Anneliese Dodds, Labour MP for Oxford East, today called for more serious action to be taken by government to help combat Oxford's housing crisis.
This came as figures from the charity Shelter have revealed that the number of people renting in Oxford has increased by over a fifth since 2001, to almost half of the city's population (49%). The last seventeen years have also seen a precipitous drop in those owning their homes in our city, with outright owners, owners with a mortgage, and those in shared ownership possessing over half of all homes in 2001 (56%), down to less than 40% (39%) today.
The figures also highlight that the proportion of people who are renting in Oxford is far higher than the national average for England (28%).
Anneliese said: "Since I was elected I have been consistently campaigning for the government to wake up to the housing crisis we have in our city. The massive increase in rough sleeping numbers are only the most visible tip of an iceberg of overcrowded, unaffordable and unsuitable accommodation that many Oxford families have to endure.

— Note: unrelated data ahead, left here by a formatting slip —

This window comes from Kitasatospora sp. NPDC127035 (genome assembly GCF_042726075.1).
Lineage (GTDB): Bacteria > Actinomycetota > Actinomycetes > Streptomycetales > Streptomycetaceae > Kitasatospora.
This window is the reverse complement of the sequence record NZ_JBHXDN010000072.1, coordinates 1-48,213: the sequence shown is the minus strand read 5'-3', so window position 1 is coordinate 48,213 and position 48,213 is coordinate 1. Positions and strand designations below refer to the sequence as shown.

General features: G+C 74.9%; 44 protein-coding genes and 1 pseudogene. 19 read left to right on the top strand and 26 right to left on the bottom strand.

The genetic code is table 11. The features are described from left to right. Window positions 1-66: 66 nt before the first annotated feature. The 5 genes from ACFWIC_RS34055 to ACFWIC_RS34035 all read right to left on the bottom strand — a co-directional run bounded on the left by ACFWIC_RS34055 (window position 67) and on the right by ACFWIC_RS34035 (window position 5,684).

This crisis is not inevitable. We need stronger protections for private renters, such as longer rental periods, an inflation cap on rent rises, and an end to the removal of housing benefit for 18 to 21 year-olds. But we also of course need to build more, especially when it comes to social and genuinely affordable homes. Here in Oxford there is a determination to work within the rules to, for example, provide 350 more new social homes at Barton Park. But the national rules themselves are out of date and privilege the interests of developers over those of people in housing need- and that has to change".
Please click here to find Shelter's research including its database of change in ownership across different areas: